Williams team principal James Vowles has said that he's been impressed with Liam Lawson, after the New Zealander was not given a seat on the Formula 1 grid for 2024.
His AlphaTauri team have instead given him a reserve driver role, whilst opting for the more experienced pairing of Daniel Ricciardo and Yuki Tsunoda.
This is despite some very strong performances since stepping into the car after Ricciardo broke his hand, most memorably at the Singapore Grand Prix when he managed to claim his first points in F1 with a ninth place finish.
Vowles has somewhat of a dilemma on his hands himself, with his young American rookie Logan Sargeant under performing, and making regular, costly mistakes, including this weekend when he slammed his car into the barriers during qualifying for the Japanese GP.
He needs someone that can produce similar results to the other Williams driver Alex Albon, who has been in supreme form in 2023.
Now, Vowles has said that the differences between Sargeant and Lawson are actually very small.
"He's been impressive in his three races he's had here, but if we wind back a bit to Logan, they were team-mates in F2, both finishing nigh on together in the F2 championship, so we have a direct comparison to the two of them in that environment," he told Sky Sports F1.
"I think what we don't have at the moment is how it compares between a Williams and an AlphaTauri but nonetheless to keep his head as he did in Singapore was a strong job."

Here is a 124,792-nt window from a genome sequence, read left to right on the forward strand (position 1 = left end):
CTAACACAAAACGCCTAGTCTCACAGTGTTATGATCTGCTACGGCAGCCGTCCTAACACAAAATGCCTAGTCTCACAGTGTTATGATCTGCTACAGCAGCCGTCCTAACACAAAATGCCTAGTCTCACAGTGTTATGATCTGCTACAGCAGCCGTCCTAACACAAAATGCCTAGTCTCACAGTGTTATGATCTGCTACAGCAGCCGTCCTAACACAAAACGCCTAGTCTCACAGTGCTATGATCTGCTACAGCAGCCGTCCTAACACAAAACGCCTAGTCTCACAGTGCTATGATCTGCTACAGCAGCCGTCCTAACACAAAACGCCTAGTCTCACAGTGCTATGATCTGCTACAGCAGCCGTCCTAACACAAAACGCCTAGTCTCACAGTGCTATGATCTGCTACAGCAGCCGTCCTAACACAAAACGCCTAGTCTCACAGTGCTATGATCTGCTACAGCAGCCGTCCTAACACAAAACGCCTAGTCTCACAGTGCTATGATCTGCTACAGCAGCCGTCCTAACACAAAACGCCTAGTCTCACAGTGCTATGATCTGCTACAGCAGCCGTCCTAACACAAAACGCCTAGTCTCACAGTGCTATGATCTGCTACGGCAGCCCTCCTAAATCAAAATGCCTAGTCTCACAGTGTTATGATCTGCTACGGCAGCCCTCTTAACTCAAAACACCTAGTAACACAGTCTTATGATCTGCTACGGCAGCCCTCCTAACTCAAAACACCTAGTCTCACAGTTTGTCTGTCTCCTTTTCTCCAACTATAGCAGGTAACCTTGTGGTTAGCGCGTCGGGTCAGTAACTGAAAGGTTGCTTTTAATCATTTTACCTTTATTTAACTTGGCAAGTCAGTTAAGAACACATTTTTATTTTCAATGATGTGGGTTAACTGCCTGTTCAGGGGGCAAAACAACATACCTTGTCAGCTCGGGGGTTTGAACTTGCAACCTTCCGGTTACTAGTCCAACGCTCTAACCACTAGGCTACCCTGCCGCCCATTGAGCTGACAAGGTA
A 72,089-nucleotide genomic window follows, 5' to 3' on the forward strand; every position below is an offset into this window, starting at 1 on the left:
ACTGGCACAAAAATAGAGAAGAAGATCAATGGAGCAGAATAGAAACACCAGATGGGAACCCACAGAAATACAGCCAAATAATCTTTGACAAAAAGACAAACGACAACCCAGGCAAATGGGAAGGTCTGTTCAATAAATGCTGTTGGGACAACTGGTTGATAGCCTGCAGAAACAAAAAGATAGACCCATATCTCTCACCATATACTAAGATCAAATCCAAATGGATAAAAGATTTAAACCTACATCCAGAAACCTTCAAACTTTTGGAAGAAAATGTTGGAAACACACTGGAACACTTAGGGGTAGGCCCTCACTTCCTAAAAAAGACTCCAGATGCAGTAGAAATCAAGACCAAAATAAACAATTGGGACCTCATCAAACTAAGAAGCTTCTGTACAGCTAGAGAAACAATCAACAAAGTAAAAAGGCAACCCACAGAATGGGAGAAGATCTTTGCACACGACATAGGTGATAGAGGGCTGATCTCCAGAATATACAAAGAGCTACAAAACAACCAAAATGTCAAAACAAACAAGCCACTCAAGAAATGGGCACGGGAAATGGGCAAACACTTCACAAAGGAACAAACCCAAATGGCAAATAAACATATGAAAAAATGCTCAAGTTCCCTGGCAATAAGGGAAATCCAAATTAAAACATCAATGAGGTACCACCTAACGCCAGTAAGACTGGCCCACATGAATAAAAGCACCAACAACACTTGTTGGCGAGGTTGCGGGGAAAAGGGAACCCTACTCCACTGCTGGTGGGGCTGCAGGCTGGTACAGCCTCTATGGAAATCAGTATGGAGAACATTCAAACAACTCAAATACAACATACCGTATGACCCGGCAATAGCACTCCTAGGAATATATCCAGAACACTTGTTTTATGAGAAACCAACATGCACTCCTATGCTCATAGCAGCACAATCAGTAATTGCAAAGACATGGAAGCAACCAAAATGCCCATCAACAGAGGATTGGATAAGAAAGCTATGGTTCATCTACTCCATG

Lawson is very unlikely to be in a Williams next season, simply because he is a Red Bull driver, has a reserve seat sorted, and may even have dreams of one day being Max Verstappen's team-mate.
However, Vowles may be looking at options such as Felipe Drugovich or Mick Schumacher, if he is thinking of replacing Sargeant.
Although Lawson's performances in Zandvoort, Monza, Singapore and Japan have been brilliant considering how poor AlphaTauri's car has been throughout the season, Vowles believes that it is not just all about race results.
"Performance is probably what everyone can see on TV, so that's lap times," he continued.
"But actually, performance under pressure and how they cope with the continued and ever increasing pressure that comes with being one of the 20 Formula 1 drivers is actually what I look at as much as anything else.
"Then you're looking at growth, is there the clear and distinct improvement from the beginning of the season to where we are now, or when they started racing until now."
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